We’ve covered Yankees previously. A yankee is basically a bet that expands on a four fold accumulator where every selection has to win for your bet to be a winner. As opposed to accumulators with a yankee your bet is instead split into various different bets (11 bets from 4 selections -> 6 doubles, 4 trebles and 1 four-fold.). With a Super Yankee, also known as a Canadian, 5 selections are involved, so as I’m sure you can understand the number of bets increases too. The 5 selections amount to a total of 26 bets. 10 doubles, 10 trebles, 5 four-folds plus 1 five-fold.
This is of course a considerable number of bets and so is not as focused financially or in intent as an accumulator. It’s a bet that you could go for perhaps if you’re quietly confident in your selections but at the same time appreciate that they’re not all that likely to ‘realistically’ come up. Personally, I like the ‘edge of your seat’ nature of accumulator bets, even five folds, but it’s understandable of course that some like to see at least some return if they’re ‘close to’ right, rather than 100% on the button. For those punters with that way of thinking, a Lucky 15 is a Canadian aka a Super Yankee is a decent option.
As part of our series covering different types of multiple bets (we’ve covered doubles, trebles and accumulators) it’s time to talk yankees. A yankee is essentially a combination of all of these bets types. It consists of 11 bets: 6 doubles, 4 trebles and a four-fold accumulator and is a popular sports bet, especially in horse racing.
It’s the kind of bet that will appeal to someone who is either having a lucky punt at four selections, or is confident of say two or three of them, but at the same time realises how difficult it is in reality to pull off a four fold accumulator. With a yankee bet even if you don’t tick every box, you can still benefit from two or three wins.
Say for instance that one of your results disappointed, but you gained three winners, well you would still win on four of your eleven bets (three doubles and a treble). For a breakdown of the 11 bets that make up a yankee bet see below:
Yankee Bet Breakdown
||How Many Bets?
||ab, ac, ad, bc, bd, cd
||abc, abd, acd, bcd
Adding another selection (so 5 instead of 4) makes the bet a super yankee resulting in a total of 26 bets (10 doubles, 10 trebles, 5 four-fold’s and a five-fold accumulator). Add the 5 single bets to that and you have what is known as a Lucky 31 (31 bets in total). With both yankees and super yankees even if you’re a fan of betting on favourites, you stand to make a good return should the wins start rolling in.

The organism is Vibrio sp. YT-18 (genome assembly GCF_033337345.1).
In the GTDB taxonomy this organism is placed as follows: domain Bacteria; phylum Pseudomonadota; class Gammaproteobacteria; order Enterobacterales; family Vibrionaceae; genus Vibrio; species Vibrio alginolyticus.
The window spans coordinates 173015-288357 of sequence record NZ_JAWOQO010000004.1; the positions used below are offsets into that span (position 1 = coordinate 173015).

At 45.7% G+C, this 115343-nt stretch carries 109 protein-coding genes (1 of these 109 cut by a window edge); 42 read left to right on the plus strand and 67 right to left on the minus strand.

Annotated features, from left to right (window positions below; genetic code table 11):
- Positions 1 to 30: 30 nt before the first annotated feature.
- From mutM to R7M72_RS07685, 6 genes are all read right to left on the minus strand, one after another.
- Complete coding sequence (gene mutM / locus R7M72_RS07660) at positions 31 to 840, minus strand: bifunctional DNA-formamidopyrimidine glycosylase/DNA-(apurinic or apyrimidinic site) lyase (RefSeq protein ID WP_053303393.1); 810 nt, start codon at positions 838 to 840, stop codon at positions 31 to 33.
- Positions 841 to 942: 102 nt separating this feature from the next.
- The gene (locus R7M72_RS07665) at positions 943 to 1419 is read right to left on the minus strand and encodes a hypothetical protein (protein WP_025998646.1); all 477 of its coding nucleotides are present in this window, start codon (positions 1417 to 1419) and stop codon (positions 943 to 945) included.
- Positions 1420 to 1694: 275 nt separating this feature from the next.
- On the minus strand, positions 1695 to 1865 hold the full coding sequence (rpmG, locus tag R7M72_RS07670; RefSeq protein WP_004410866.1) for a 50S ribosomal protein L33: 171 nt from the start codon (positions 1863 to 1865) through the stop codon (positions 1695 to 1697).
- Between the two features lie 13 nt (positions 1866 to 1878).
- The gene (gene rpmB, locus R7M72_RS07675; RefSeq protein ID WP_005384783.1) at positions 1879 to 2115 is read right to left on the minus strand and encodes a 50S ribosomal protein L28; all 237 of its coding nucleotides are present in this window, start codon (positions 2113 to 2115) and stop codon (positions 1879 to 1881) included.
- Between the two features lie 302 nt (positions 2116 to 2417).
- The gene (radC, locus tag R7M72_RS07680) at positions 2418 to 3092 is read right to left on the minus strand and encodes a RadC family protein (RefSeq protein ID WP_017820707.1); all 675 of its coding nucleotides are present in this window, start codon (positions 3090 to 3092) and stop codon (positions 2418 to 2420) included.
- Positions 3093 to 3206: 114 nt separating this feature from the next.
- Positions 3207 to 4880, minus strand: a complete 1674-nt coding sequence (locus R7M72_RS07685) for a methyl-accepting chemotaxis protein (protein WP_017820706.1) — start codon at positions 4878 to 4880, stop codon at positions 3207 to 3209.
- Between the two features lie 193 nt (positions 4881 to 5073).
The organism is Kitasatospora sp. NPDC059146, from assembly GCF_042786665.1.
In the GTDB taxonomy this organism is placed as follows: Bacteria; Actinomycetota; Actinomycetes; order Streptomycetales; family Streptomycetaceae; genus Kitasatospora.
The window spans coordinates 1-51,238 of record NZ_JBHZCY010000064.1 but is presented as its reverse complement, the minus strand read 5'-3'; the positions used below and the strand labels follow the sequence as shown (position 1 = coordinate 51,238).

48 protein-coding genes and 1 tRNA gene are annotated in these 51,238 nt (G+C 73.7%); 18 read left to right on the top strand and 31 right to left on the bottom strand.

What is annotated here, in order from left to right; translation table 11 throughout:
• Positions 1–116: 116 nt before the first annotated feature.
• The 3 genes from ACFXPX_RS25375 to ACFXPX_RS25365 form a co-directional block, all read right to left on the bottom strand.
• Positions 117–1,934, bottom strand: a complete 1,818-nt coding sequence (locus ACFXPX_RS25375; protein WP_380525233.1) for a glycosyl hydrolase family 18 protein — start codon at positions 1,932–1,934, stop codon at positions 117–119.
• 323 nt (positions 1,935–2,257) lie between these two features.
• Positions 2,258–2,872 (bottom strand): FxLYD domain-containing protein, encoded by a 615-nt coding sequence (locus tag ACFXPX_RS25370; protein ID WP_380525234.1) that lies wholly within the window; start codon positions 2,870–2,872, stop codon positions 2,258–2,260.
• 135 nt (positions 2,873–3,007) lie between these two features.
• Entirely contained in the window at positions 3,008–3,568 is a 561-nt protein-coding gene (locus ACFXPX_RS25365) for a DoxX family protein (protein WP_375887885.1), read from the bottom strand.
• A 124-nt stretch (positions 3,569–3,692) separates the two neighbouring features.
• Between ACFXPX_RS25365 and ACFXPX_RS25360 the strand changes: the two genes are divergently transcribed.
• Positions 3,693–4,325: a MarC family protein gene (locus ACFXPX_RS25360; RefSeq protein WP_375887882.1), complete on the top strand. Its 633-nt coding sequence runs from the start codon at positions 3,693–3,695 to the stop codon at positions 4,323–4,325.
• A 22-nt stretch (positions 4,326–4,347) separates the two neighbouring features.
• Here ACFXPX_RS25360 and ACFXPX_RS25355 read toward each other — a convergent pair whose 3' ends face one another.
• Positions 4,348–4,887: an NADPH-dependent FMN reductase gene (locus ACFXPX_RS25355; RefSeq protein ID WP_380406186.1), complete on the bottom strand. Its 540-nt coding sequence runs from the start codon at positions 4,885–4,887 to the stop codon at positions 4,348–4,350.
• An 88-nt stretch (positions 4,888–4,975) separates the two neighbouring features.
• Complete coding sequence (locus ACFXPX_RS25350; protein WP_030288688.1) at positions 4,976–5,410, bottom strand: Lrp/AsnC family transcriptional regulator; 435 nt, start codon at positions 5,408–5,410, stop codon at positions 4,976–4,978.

A retired accountant from Royton put his numbers skills to good use when he turned a paltry £1 bet into a sizable £60,000 return.
Peter Titman, 62, had picked 5 horses in races taking place at York as part of a ‘Lucky 31’ accumulator bet (A lucky 31 bet bet consists of 5 single bets, 10 doubles, 10 trebles, 5 four-folds and 1 five-fold bet – 31 bets in total). The ecstastic Titman (oh my!) thanked his old uncle George for getting him interested in numbers at a very young age.
Peter, a lifelong Oldham fan, went on to rib the founder of BetFred Fred Done, who is a Manchester United fan. He said: “I’m an Oldham fan and we were relegated after failing to match Rochdale’s result on the last day of the season, so taking £58,000 off a big United fan like Fred has cheered me up.”
The Betfred owner jokingly replied: “Thanks Peter you really are trying to rub it in aren’t you. You empty my pockets then mock my waning allegiance to mighty Manchester United.”
His race winnings were in fact £38,901, but BetFred customers receive bonus if they are able to pick five winners and so that also factored into his windfall. So yet another reason to celebrate.
After picking up his winnings at his local bookmaker, Peter kept it pretty lowkey, with a pint at the pub with his mates and then a chinese. He plans to take a well deserved holiday with family.